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Geomicrobiology and Genomes
Jan P. Amend

Many have proclaimed that genomics will revolutionize geomicrobiology. This revolution seems to have arrived now. At the turn of the millennium, approximately 20 microbial genomes had been sequenced. Most were from thermophilic archaea and bacteria with small genomes (1.5 to 2 megabase pairs) or from pathogens, parasites and other model organisms. In the last four years, researchers fully sequenced and at least partially annotated more than 100 additional genomes, several key players in geomicrobiology among them.

To understand better how microbes drive geologic processes, we are beginning to study the blueprints of cellular function: genes and the proteins they encode. Genomic data, when interpreted in the context of geochemistry and microbial ecology, will on the one hand help elucidate the co-evolution of Earth and its biota through geologic time, and on the other, help identify the capabilities of modern organisms to alter their geochemical environments and serve as agents for bioremediation. Since November 2002, researchers published genome sequences for several of the most important microorganisms found in natural and contaminated geologic environments.

John Heidelberg and colleagues description of the genome of Shewanella oneidensis (Nature Biotechnology, v. 20, p. 1118) confirms and further reveals this bacterium's ability to function both aerobically and anaerobically; its full suite of respiratory metabolisms is staggering. The researchers identified dozens of new genes, including 32 novel cytochromes, that relate to Shewanella's electron transport system. Deciphering such data will cement the link between microbial metabolic activities and redox processes in Earth's geochemical cycles. In addition, a phage identified in the genome may permit molecular engineering to improve Shewanella's role in the bioremediation of pollutant organic compounds and radioactive or otherwise toxic metals. And genome analysis can clarify how Shewanella attaches to and then exploits solid phases, in particular metal (oxy)hydroxides.

The metabolic diversity of Geobacter is also explained by its genome (Methé et al., Science, v. 302, p. 1967). This proteobacterium — which is abundant in diverse soils, the deep continental subsurface and marine sediments — is capable of oxidizing organic matter with various metal oxides, making it another prime target for use in bioremediation. Genetic evidence also points to unsuspected aerobic metabolism, diverse carbon metabolisms, motility and chemotactic behavior. In addition, Daniel Bond and Derek Lovley explored the biotechnological potential of Geobacter — specifically its ability during organic waste oxidation to produce electricity, which can be captured by platinum electrodes (Applied and Environmental Microbiology, v. 69, p. 1548). Furthermore, Kazem Kashefi and colleagues (Applied and Environmental Microbiology, v. 69, p. 2985) expanded the impressive list of physiologic characteristics by showing that a close relative of Geobacter, called Geothermobacter, thrives at temperatures as high as 65 degrees Celsius in deep-sea hydrothermal vent environments.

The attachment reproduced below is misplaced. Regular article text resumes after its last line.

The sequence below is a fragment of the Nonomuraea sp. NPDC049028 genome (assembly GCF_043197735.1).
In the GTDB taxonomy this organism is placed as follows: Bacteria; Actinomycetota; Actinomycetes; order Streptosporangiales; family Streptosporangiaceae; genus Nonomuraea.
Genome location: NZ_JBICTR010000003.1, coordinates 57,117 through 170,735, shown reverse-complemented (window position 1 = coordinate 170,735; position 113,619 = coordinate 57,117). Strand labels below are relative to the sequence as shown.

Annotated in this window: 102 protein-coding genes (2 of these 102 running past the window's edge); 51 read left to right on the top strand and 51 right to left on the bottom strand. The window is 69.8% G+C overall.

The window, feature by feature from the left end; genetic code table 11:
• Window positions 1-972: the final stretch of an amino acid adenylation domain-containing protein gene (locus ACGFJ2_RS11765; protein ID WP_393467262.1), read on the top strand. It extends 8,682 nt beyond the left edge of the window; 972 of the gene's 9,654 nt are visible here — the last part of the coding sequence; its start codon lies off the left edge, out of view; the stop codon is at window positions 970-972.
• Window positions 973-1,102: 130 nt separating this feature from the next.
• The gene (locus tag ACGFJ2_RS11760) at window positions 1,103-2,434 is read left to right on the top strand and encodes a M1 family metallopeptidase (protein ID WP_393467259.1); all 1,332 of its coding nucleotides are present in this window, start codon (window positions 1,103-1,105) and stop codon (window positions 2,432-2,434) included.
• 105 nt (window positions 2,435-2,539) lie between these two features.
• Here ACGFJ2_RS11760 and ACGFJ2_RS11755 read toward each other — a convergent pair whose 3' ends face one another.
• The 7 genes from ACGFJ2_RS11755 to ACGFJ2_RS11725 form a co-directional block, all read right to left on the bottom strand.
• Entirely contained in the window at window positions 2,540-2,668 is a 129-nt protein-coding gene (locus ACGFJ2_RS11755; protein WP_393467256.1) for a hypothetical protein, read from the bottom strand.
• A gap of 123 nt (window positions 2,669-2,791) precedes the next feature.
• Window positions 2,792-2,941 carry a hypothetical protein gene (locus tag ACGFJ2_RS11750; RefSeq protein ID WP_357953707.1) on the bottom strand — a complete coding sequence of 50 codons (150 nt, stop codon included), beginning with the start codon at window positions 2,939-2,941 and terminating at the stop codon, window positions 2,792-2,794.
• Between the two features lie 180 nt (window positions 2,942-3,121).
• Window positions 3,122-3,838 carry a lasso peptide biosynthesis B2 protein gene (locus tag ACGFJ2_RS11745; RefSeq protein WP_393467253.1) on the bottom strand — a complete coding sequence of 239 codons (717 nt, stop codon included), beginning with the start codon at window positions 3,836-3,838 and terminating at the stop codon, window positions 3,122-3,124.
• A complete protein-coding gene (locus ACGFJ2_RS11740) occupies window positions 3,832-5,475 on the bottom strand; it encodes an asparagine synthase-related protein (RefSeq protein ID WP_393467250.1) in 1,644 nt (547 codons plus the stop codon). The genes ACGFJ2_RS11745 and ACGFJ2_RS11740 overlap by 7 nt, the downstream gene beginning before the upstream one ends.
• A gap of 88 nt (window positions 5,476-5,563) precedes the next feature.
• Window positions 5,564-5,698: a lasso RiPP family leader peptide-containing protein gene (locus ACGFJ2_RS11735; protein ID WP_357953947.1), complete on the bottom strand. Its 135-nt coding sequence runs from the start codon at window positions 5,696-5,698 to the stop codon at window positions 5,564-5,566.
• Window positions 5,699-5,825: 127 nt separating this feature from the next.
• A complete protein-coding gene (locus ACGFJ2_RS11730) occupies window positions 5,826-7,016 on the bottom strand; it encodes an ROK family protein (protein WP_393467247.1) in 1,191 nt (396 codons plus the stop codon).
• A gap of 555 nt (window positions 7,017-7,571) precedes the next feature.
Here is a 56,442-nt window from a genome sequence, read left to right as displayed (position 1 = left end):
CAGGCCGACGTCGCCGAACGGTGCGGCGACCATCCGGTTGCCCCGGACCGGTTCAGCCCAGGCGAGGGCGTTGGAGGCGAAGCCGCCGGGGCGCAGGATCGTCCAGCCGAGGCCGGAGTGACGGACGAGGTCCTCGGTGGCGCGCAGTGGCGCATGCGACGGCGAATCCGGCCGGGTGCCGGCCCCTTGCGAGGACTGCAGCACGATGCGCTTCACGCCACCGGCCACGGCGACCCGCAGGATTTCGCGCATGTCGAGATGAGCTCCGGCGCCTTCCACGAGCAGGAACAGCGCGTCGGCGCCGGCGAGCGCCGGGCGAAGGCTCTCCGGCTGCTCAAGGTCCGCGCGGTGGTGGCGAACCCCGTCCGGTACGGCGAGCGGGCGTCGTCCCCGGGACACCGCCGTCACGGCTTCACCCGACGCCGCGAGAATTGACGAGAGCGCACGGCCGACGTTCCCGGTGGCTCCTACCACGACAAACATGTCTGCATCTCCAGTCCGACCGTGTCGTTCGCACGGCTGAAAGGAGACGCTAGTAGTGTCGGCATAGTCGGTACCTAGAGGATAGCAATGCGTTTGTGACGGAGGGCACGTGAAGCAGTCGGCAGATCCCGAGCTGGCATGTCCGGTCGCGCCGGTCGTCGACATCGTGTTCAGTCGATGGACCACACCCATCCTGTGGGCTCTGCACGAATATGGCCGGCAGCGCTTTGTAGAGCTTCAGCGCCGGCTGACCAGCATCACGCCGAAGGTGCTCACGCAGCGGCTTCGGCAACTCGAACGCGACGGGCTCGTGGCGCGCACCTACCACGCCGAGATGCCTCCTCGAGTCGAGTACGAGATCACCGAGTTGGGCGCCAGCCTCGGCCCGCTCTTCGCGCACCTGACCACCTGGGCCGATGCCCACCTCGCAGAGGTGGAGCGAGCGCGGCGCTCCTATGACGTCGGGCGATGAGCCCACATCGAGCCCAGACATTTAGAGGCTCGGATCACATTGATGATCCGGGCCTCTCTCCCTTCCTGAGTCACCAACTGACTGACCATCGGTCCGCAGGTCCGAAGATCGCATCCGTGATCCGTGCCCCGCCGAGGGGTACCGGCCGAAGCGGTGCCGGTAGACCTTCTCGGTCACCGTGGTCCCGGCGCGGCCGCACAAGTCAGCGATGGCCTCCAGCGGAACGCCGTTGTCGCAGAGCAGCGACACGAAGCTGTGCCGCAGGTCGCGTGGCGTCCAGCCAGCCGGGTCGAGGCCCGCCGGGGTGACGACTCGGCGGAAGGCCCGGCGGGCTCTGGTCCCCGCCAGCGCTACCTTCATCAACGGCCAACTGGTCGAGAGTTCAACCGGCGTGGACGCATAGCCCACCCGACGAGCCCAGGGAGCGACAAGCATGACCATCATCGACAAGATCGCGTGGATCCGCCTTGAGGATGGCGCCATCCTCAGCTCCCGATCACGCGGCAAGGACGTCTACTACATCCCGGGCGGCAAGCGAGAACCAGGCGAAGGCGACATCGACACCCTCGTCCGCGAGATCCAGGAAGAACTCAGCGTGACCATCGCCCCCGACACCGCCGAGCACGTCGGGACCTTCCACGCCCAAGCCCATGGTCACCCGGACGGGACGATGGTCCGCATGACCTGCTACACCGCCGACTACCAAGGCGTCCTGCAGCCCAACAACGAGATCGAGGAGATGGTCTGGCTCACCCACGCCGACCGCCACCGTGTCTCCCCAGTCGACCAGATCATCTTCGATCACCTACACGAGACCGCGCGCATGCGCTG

Phytoplankton floating in the ocean may not catalyze much mineral precipitation or dissolution, but they nevertheless play vital roles in biogeochemical processes and account for half of the global oxygen production annually. The genomes of two Prochlorococcus strains reveal what may be the minimum genetic requirements for an oxygenic photoautotroph (Rocap et al., Nature, v. 424, p. 1042 and Dufresne et al., Proceedings of the National Academy of Sciences, v. 100, p. 10,020). Combined with genome analyses of Synechococcus (Palenik et al., Nature, v. 424, p. 1037) and another Prochlorococcus strain, evolutionary events, including gene transfer, in oxygen producing photosynthetic microbes are beginning to emerge. In addition, we are starting to understand how the open ocean cycles and conserves nutrients, such as nitrogen and iron, and how planktonic organisms respond to changing light intensity and other environmental variables.

The genomes of Shewanella, Geobacter and the cyanobacteria will help to unravel the evolution of microbial metal cycling on Earth and nutrient cycling in the upper oceans. Other geologic targets are waiting. This year, highlights will include the sequencing of Marinobacter, a key organism in iron-cycling in the oceans, and whole genome shotgun sequencing of microbial populations, not merely individual species; Craig Venter and colleagues (Science, in press) used this approach on North Atlantic surface seawater to identify 1.2 million new genes from at least 1,800 species.

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Amend is an assistant professor of microbial geochemistry at Washington University in St. Louis, Mo. E-mail:

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